Check out the drummer’s guitar work on “Rollin’ Rock” by The Tielman Brothers

Andy Tielman and his brothers Reggy, Ponthon, and Loulou emigrated to the Netherlands in 1957 and got their first big gig at the 1958 Brussels World’s Fair in the “Hawaiian Village” of the Dutch pavilion, where they stole the show (see live performance clip above) with their exuberant stage antics, according to Indo-Rock-Gallery.

Indo-Rock-Gallery‘s story of the Indonesian expatriate music scene in the Netherlands also details how Andy Tielman and his brothers pushed the “new rock music” forward in a number of ways.  How fascinating, for example, to discover that —

  • Andy Tielman’s famous 10-string Fender Jazzmaster was a result of having switched from his original Gibson Les Paul (due to its weight) and finding the Fender sound too thin.  Tielman, therefore, doubled each string (except the highest and lowest ones) and tuned every string pair in octaves to enlarge the sound.  At the time, Tielman tried to conceal his instrument’s headstock with a towel, but other bands would copy his invention.  Even still, I can find no photos of Andy’s 10-string invention on the web.

Cees Bakker’s attempt to replicate Andy Tielman’s 10-String Fender Jazzmaster

Fender headstock

  • Cees Bakker reports that “another Tielman first” was their innovative use of dual Fender VI six-string basses, one with lighter gauge strings (Reggy) and the other (Robby) with heavier ones — furthermore, “thanks to their amp settings Reggy sounded like an octave below guitar and Robby like a real bass guitar, which is unique for a Fender VI.”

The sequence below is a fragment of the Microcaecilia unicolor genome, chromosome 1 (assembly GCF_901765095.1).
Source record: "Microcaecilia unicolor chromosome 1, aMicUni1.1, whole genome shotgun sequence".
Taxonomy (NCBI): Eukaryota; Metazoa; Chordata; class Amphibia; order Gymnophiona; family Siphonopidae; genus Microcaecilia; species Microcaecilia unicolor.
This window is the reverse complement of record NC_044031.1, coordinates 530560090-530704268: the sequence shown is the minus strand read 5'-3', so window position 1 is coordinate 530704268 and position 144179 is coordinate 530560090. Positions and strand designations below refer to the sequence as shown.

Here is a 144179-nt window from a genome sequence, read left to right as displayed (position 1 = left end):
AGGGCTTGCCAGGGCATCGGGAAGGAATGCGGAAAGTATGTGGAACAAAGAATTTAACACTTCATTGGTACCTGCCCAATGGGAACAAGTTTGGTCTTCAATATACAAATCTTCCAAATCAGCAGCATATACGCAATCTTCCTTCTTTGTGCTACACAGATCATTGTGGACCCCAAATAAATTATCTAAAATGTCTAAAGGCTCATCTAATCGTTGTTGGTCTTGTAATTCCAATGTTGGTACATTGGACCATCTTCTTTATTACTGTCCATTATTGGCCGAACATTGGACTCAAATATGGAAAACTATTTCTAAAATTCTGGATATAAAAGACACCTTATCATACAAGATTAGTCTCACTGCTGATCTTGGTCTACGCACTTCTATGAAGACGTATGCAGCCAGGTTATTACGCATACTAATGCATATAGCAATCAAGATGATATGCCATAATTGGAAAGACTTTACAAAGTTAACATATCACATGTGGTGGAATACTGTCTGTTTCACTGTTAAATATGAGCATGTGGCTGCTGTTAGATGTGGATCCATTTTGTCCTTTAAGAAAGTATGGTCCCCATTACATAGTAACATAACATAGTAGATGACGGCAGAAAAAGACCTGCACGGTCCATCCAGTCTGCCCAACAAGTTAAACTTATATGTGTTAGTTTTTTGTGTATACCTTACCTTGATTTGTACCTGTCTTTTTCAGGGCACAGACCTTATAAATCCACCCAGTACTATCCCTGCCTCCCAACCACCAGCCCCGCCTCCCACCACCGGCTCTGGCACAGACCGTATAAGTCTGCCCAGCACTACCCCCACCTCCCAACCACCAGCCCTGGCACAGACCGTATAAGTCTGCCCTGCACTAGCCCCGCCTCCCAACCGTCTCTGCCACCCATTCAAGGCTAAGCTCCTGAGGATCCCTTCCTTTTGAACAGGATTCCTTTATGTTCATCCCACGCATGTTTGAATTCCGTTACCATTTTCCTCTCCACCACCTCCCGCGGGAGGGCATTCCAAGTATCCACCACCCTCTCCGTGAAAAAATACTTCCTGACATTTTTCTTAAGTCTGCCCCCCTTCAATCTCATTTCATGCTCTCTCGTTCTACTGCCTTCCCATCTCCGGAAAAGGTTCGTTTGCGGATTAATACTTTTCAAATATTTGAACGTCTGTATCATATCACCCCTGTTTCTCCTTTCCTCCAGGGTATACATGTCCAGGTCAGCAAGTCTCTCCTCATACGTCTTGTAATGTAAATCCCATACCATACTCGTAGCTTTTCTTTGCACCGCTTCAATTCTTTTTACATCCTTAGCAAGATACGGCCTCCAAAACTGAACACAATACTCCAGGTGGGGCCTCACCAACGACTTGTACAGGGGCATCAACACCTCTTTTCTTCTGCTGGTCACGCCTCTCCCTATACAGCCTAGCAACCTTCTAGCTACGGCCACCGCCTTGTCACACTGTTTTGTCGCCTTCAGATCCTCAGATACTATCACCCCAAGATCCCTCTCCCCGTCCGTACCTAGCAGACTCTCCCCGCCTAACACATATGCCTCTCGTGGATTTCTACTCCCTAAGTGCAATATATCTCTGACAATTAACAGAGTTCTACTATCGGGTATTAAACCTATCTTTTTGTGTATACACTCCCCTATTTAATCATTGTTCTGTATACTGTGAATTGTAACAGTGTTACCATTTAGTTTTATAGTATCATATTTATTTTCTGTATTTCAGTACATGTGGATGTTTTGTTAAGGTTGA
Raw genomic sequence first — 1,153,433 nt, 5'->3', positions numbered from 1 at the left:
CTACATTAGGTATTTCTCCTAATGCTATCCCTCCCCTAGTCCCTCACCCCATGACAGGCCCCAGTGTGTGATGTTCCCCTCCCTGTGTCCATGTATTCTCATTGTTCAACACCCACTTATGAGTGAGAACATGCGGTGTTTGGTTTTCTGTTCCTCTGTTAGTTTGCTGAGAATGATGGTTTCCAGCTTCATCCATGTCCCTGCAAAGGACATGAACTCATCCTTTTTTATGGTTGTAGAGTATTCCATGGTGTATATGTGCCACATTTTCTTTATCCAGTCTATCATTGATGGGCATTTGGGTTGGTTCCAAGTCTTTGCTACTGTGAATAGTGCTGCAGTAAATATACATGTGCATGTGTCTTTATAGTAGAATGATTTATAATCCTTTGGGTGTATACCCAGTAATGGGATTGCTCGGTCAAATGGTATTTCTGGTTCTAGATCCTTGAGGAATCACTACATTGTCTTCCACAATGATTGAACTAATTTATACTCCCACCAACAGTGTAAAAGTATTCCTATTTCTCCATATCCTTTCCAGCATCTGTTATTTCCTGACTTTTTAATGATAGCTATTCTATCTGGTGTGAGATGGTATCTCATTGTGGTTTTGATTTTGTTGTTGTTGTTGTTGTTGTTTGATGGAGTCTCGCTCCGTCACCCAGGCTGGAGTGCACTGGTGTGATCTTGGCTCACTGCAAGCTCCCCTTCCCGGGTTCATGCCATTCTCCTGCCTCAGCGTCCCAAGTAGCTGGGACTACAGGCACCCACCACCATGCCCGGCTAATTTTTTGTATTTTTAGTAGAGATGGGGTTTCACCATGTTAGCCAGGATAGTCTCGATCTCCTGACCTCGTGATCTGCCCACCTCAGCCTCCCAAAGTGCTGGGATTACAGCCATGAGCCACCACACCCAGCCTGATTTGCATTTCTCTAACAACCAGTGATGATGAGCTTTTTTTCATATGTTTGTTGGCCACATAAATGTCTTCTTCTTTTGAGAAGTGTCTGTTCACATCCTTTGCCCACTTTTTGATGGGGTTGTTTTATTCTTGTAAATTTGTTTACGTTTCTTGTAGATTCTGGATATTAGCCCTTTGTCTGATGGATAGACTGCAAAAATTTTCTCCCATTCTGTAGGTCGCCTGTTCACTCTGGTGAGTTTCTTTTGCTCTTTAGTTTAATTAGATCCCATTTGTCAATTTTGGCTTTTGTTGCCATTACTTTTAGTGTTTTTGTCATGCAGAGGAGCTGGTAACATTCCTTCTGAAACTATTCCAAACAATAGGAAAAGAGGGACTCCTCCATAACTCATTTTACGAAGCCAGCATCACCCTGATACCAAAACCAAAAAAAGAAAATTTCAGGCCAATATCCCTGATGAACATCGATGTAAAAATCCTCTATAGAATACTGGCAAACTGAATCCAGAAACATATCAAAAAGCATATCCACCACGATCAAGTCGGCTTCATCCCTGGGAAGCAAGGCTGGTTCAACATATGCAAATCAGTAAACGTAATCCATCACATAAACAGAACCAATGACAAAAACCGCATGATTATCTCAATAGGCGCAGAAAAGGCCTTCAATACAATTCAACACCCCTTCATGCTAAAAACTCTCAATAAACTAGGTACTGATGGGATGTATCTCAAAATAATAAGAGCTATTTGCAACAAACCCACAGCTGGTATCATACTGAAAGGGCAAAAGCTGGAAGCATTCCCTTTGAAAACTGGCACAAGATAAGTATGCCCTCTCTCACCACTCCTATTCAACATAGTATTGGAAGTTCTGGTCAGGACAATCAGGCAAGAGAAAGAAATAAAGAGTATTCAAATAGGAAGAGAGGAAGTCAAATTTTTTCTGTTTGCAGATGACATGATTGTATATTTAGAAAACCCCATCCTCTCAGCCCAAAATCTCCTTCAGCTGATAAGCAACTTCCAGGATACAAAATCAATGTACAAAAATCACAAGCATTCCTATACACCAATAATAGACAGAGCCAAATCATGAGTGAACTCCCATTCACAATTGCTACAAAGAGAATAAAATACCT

• Bakker also points out how the output from bassist, Robby Latuperisa, was “plugged through Andy’s guitar signal” on the way to “all other Fender Bassman and Showman” amplifiers, in addition to the PA sound system.

Tielman Brothers 45-aTielman Brothers 45-bTielman Brothers 45-cTielman Brothers 45-dTielman Brothers 45-eTielman Brothers 45-fTielman Brothers 45-gTielman Brothers 45-h

Rock-It-Chain has band member lineups over the years, as well as a detailed discography.

Hear the twin 6-string basses and see Andy’s 10-string (briefly) in this live clip


“Surf Finger”: Lost Surf Classic

Surf Finger,” such an obvious candidate for the A-side of a 45, alas, was never issued on wax and seems only to have surfaced with the release of Ace’s 2006 CD anthology, Hard Workin’ Man – The Jack Nitzsche Story Volume 2:

“Surf Finger”     Jack Nitzsche     1966

Video features “Surf Finger” paired with vintage footage of Sunset Strip in its 60s heyday.

Spectropop‘s detailed Jack Nitzsche discography affirms that this track was recorded in 1966, thus forty years consigned to the can.  Thanks to Scene of Screen 13 cinema blog, I learned that this instrumental served as part of the soundtrack for “documentary” film, Mondo Bizarro —– to hear the “Surf Finger” segment in the documentary, click on the triangle (media player) below.

Could this possibly be Jack Nitzsche’s abstract response to the classic Bar Kays near-instrumental, “Soul Finger,” I wondered.  Highly unlikely, I had to conclude, since that Stax/Volt 45 did not come into being until the following year, 1967.

Jack Nitzsche, T.A.M.I. Show Arranger & conductor, with Jan berry – 1964

Jack Nitzsche on the TAMI Show

“Pink Velvet Swing”: Six Degrees of Roy Clark